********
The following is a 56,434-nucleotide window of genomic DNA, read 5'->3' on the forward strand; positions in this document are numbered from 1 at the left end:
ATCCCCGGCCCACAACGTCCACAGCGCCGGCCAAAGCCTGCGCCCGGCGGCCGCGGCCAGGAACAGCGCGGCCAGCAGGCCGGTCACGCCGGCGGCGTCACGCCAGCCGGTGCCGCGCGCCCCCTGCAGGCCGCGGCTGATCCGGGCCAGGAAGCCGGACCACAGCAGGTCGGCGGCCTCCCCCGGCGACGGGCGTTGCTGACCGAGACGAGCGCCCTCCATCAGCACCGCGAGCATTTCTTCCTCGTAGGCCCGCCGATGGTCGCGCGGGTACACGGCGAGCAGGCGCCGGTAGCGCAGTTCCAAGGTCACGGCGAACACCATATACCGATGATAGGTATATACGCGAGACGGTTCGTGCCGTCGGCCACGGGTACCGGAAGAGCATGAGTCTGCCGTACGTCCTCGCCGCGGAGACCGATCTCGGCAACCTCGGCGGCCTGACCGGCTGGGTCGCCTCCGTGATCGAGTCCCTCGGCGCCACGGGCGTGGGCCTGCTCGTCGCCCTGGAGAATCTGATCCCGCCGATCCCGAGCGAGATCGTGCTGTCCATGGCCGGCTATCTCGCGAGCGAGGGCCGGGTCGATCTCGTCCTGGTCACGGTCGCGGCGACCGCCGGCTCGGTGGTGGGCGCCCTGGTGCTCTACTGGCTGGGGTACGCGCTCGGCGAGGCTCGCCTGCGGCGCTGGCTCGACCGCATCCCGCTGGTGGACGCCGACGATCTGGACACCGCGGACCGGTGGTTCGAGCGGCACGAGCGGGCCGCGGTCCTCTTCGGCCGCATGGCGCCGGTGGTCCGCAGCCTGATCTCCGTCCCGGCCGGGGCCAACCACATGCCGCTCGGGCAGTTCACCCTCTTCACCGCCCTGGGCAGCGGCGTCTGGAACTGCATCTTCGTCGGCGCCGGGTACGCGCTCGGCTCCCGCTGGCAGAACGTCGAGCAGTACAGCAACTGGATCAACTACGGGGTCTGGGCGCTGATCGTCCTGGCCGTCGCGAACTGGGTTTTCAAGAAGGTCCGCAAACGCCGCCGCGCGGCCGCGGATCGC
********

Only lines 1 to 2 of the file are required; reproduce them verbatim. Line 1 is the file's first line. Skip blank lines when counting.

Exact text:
The following is a 56,434-nucleotide window of genomic DNA, read 5'->3' on the forward strand; positions in this document are numbered from 1 at the left end:
ATCCCCGGCCCACAACGTCCACAGCGCCGGCCAAAGCCTGCGCCCGGCGGCCGCGGCCAGGAACAGCGCGGCCAGCAGGCCGGTCACGCCGGCGGCGTCACGCCAGCCGGTGCCGCGCGCCCCCTGCAGGCCGCGGCTGATCCGGGCCAGGAAGCCGGACCACAGCAGGTCGGCGGCCTCCCCCGGCGACGGGCGTTGCTGACCGAGACGAGCGCCCTCCATCAGCACCGCGAGCATTTCTTCCTCGTAGGCCCGCCGATGGTCGCGCGGGTACACGGCGAGCAGGCGCCGGTAGCGCAGTTCCAAGGTCACGGCGAACACCATATACCGATGATAGGTATATACGCGAGACGGTTCGTGCCGTCGGCCACGGGTACCGGAAGAGCATGAGTCTGCCGTACGTCCTCGCCGCGGAGACCGATCTCGGCAACCTCGGCGGCCTGACCGGCTGGGTCGCCTCCGTGATCGAGTCCCTCGGCGCCACGGGCGTGGGCCTGCTCGTCGCCCTGGAGAATCTGATCCCGCCGATCCCGAGCGAGATCGTGCTGTCCATGGCCGGCTATCTCGCGAGCGAGGGCCGGGTCGATCTCGTCCTGGTCACGGTCGCGGCGACCGCCGGCTCGGTGGTGGGCGCCCTGGTGCTCTACTGGCTGGGGTACGCGCTCGGCGAGGCTCGCCTGCGGCGCTGGCTCGACCGCATCCCGCTGGTGGACGCCGACGATCTGGACACCGCGGACCGGTGGTTCGAGCGGCACGAGCGGGCCGCGGTCCTCTTCGGCCGCATGGCGCCGGTGGTCCGCAGCCTGATCTCCGTCCCGGCCGGGGCCAACCACATGCCGCTCGGGCAGTTCACCCTCTTCACCGCCCTGGGCAGCGGCGTCTGGAACTGCATCTTCGTCGGCGCCGGGTACGCGCTCGGCTCCCGCTGGCAGAACGTCGAGCAGTACAGCAACTGGATCAACTACGGGGTCTGGGCGCTGATCGTCCTGGCCGTCGCGAACTGGGTTTTCAAGAAGGTCCGCAAACGCCGCCGCGCGGCCGCGGATCGC